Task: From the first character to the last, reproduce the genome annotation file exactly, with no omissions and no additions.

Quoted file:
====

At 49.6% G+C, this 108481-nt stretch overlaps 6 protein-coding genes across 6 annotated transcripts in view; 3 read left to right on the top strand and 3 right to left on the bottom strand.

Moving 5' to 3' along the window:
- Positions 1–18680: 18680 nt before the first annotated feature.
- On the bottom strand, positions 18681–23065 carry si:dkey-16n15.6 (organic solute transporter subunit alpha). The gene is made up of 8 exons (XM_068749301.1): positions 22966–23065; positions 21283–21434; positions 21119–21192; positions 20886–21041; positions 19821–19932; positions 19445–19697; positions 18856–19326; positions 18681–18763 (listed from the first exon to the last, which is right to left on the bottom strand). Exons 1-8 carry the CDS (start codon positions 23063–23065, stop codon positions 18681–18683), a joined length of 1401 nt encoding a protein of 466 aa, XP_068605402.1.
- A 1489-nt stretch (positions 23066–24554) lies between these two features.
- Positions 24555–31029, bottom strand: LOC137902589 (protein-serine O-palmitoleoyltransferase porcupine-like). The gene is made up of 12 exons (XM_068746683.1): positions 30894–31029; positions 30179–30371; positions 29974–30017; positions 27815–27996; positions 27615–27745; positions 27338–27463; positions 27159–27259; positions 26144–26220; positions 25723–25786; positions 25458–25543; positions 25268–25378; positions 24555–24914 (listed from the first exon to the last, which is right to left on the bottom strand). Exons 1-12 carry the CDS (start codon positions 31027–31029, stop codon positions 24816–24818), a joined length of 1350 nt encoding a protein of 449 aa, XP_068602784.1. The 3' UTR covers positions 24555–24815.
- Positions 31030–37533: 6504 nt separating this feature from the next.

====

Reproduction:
At 49.6% G+C, this 108481-nt stretch overlaps 6 protein-coding genes across 6 annotated transcripts in view; 3 read left to right on the top strand and 3 right to left on the bottom strand.

Moving 5' to 3' along the window:
- Positions 1–18680: 18680 nt before the first annotated feature.
- On the bottom strand, positions 18681–23065 carry si:dkey-16n15.6 (organic solute transporter subunit alpha). The gene is made up of 8 exons (XM_068749301.1): positions 22966–23065; positions 21283–21434; positions 21119–21192; positions 20886–21041; positions 19821–19932; positions 19445–19697; positions 18856–19326; positions 18681–18763 (listed from the first exon to the last, which is right to left on the bottom strand). Exons 1-8 carry the CDS (start codon positions 23063–23065, stop codon positions 18681–18683), a joined length of 1401 nt encoding a protein of 466 aa, XP_068605402.1.
- A 1489-nt stretch (positions 23066–24554) lies between these two features.
- Positions 24555–31029, bottom strand: LOC137902589 (protein-serine O-palmitoleoyltransferase porcupine-like). The gene is made up of 12 exons (XM_068746683.1): positions 30894–31029; positions 30179–30371; positions 29974–30017; positions 27815–27996; positions 27615–27745; positions 27338–27463; positions 27159–27259; positions 26144–26220; positions 25723–25786; positions 25458–25543; positions 25268–25378; positions 24555–24914 (listed from the first exon to the last, which is right to left on the bottom strand). Exons 1-12 carry the CDS (start codon positions 31027–31029, stop codon positions 24816–24818), a joined length of 1350 nt encoding a protein of 449 aa, XP_068602784.1. The 3' UTR covers positions 24555–24815.
- Positions 31030–37533: 6504 nt separating this feature from the next.